Billions in Afghanistan spending is now classified, and that is causing tensions in the Pentagon

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The main military board that’s supposed to oversee Pentagon operations in Afghanistan, says it now has no way to track how billions of taxpayer dollars are being spent in that country.


The Special Instructor General for Afghanistan Reconstruction (SIGAR) released its quarterly report this morning, bemoaning NATO's decision to keep data about the Afghan National Security Forces classified.

According to the report, SIGAR was notified of the move after much of the necessary data had already been shared. A few days later, the report says, the board was told that the Pentagon was retroactively making all of the data highly classified—meaning that they could see it, but not include any of the info in today's report.

"[The Pentagon] is about to come and scrub our computers of the data," Alex Bronstein-Moffl, SIGAR's director of public affairs, told Fusion in a phone call this morning. The data is being scrubbed from his organization's unclassified network, though they still have clearance to read it themselves.

"The decision leaves SIGAR unable to publicly report on most of the $65 billion U.S.-taxpayer-funded efforts to build, train, equip, and sustain the ANSF. This includes Afghan troop numbers, salaries, training, equipment (including planes and helicopters), and infrastructure projects," SIGAR said in a release about the report.

U.S. Army General John F. Campbell, the top U.S. Afghanistan commander, said he couldn't name the "precise reason why certain information was considered unclassified in the past."

"I can advise that given the risks that continue to exist against our forces and those of Afghanistan, I have directed that sensitive operative information or related materials, that could be used by those that threatened the force, or Afghan forces, be classified at the appropriate level," he wrote in response to SIGAR's request to explain the decision.


SIGAR is seemingly not too happy with the new policy. In a section of the report, the board lists pressing issues that they were unable to report on, due to the now-classified status of the data. Some examples of the things now left up in the air:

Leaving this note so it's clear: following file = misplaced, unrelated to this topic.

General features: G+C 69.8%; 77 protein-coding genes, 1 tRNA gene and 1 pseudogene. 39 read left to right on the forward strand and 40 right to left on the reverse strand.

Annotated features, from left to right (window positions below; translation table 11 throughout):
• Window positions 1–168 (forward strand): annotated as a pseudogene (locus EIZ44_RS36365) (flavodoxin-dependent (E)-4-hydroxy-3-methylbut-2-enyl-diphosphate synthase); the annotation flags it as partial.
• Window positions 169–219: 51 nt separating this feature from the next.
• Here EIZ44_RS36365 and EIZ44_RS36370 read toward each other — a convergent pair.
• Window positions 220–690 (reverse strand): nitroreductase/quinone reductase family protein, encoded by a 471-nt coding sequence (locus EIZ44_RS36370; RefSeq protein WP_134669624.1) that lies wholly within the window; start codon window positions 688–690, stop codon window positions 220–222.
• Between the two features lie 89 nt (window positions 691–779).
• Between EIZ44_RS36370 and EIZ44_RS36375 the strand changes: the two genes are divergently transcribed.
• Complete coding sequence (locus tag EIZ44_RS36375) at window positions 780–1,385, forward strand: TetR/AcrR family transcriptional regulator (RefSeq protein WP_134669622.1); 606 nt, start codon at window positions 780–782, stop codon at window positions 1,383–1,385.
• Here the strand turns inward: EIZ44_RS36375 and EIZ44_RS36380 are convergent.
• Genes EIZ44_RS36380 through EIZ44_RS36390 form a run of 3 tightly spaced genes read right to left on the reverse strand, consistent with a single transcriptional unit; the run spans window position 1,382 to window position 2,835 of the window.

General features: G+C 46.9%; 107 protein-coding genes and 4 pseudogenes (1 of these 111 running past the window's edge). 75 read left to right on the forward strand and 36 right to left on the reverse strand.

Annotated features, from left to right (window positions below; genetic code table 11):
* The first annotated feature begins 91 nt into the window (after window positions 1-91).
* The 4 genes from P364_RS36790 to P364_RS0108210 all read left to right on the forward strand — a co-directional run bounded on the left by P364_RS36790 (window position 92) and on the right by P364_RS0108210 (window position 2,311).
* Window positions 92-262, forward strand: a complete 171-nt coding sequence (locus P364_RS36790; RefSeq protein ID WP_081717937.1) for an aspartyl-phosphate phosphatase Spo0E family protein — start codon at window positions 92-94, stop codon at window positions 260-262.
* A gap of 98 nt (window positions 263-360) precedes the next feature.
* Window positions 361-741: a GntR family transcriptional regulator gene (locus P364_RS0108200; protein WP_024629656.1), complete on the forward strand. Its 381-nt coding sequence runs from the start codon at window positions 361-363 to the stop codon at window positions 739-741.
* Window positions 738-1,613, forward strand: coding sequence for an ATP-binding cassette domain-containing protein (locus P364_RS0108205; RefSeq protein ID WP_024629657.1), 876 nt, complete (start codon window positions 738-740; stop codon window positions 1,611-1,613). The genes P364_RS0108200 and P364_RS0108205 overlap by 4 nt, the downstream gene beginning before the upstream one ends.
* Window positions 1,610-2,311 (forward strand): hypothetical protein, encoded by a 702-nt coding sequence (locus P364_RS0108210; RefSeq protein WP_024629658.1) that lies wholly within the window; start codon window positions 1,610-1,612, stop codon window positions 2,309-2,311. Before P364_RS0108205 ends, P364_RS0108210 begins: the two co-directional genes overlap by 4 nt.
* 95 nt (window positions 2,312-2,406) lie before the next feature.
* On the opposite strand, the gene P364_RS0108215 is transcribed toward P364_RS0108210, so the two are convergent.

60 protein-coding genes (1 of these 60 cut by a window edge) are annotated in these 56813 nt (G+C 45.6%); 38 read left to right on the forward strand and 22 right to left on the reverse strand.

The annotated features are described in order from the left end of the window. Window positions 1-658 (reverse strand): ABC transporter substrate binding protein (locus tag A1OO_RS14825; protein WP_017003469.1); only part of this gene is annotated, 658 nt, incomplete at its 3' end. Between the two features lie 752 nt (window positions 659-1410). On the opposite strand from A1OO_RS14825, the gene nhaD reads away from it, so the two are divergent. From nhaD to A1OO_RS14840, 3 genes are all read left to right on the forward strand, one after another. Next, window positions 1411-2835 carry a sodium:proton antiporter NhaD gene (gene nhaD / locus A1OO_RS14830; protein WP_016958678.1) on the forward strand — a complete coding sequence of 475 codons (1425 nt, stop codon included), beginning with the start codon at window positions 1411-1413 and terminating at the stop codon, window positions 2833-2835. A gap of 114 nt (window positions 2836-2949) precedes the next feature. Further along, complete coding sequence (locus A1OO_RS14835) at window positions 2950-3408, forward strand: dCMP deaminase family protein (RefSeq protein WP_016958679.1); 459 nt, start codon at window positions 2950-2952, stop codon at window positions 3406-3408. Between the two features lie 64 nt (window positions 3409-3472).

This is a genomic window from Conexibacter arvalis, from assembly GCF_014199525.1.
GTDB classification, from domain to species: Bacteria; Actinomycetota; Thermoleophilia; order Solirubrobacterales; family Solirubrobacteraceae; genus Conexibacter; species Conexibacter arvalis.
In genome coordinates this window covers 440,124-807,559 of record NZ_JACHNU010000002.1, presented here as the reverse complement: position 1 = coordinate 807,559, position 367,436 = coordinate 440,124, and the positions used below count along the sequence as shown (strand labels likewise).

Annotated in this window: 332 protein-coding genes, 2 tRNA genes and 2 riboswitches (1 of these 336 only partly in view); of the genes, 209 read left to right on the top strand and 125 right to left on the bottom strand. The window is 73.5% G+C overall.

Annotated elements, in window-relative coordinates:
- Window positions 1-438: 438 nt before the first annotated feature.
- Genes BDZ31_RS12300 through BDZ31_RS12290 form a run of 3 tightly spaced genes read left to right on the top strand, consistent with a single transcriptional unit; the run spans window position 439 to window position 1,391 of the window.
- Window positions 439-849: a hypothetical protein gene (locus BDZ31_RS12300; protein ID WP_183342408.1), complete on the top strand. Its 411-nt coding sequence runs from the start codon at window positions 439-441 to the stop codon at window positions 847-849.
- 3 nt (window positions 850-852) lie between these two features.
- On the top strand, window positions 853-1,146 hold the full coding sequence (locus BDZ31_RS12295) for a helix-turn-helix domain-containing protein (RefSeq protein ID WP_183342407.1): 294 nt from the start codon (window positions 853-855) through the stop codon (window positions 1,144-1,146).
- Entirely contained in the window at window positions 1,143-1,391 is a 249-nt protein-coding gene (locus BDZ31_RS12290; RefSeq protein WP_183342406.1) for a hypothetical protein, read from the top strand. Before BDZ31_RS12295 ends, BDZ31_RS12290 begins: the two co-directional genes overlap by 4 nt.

• Please provide a broad definition of the terms “unavailable” and “present for duty.” (page 211)

    Total amount of funding that the United States has expended on Afghan National Army food from Afghan Security Forces Fund (ASFF) for the current year. (page 211)

    How has the $25 million authorized by Congress for women in the Afghan army been used? (page 212)

    Total amount of funding that the United States has expended on Afghan National Police salaries from ASFF for the current year. (page 212)

    Please provide details of DOD/NATO-funded contracts to provide literacy training to the ANSF, including: a. the cost of the contract(s) and estimated cost(s) to complete (page 213)

    Please confirm that the Combined Joint Interagency Task Force-Afghanistan (CJIATF-A) is dissolved. (page 215)

    Please offer an assessment of the anticorruption initiatives of Afghan Ministry of Defense and Afghan Ministry of Interior (page 215)


SIGAR's Twitter feed has also been taking some seemingly passive-aggressive shots at the federal government all morning.


"The intention of the Twitter feed is to give the public a picture of what we have in the report," said SIGAR's Bronstein-Moffl. "But the reality is that the new policy leaves us unable to report on all those numbers."

Correction: A previous version of this story stated that the SIGAR staff no longer had clearance to read certain data. The classified data is being scrubbed from the organization's unclassified network, but the staff still has clearance to read the data themselves.


Daniel Rivero is a producer/reporter for Fusion who focuses on police and justice issues. He also skateboards, does a bunch of arts related things on his off time, and likes Cuban coffee.